Still, in addition to the possible changes in CA-25, the proposed new maps could alter other parts of the county’s political landscape.
Incumbents who might be hurt in the new boundaries are Reps. Lucille Roybal-Allard, D-Boyle Heights and Judy Chu, D-Monterey Park. The new lines could shift some Latino and Asian voters out of their districts. Another incumbent who would see big changes in her district, Rep. Karen Bass, is running for mayor of Los Angeles.
Other incumbent House members might be relatively unaffected or even helped by the new maps. Rep. Alan Lowenthall, D-Long Beach, for example, could see his seat lose a section of Orange County while gaining new voters in Los Angeles County.
On the state Legislature side, state Sen. Bob Archuleta, D-Pico Rivera, might have to face a tough decision. His district, which covers parts of Los Angeles and Orange counties, could shift to include a slice of La Habra. What it wouldn’t include, however, is the neighborhood where Archuleta lives. Because state representatives are required by law to live in their districts (a rule that doesn’t apply to House members), Archuleta might have to move or face a fellow Democrat, State Sen. Susan Rubio, for reelection.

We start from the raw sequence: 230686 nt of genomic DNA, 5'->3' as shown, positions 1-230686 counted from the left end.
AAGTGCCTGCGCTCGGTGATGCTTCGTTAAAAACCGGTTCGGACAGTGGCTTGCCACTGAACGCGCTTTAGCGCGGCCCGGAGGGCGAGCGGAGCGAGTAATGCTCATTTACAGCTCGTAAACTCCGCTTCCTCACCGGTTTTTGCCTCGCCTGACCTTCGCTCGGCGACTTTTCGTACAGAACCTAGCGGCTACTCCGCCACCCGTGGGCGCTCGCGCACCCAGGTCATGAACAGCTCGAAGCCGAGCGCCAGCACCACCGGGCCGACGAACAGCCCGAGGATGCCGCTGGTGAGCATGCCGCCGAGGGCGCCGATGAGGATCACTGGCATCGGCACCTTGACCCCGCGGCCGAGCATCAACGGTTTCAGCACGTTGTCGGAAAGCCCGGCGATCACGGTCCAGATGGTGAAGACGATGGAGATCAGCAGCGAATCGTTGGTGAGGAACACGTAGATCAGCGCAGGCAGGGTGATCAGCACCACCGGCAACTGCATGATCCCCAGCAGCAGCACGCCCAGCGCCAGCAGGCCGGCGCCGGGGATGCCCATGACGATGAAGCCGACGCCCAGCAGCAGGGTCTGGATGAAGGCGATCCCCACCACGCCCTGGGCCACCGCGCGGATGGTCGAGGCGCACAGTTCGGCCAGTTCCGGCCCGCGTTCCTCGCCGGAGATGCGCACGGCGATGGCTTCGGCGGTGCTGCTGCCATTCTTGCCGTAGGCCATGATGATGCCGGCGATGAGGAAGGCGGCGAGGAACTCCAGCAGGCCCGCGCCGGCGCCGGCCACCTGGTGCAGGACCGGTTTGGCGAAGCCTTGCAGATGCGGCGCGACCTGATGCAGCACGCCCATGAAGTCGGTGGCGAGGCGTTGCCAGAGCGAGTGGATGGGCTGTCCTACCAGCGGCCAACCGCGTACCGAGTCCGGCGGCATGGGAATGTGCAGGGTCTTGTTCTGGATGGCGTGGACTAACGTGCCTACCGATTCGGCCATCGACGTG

Between Nov. 17 and Nov. 23, commissioners will hear public input on the draft maps. And by early December they will review public comment and more commissioner feedback. Final lines are due Dec. 27.
Local voters and activists said Thursday that the new maps aren’t as critical as the fact that liberal California is losing a seat in what is currently a narrowly divided House of Representatives.
“We are likely to lose one congressional district. That has a greater impact on just what’s in front of us,” said Erin Pak, CEO of KHEIR Clinic, a Koreatown-based health center that serves underserved populations. “There’s going to be changed in the federal leadership level. That means, for us in healthcare, there will be serious repercussions.”
Pak said the commission has a responsibility consider the interests of specific communities, such as Koreatown, in devising fair maps.
“The entire community will rise or fall together,” she said.
SCNG’s Brooke Staggs and the Associated Press contributed to this story.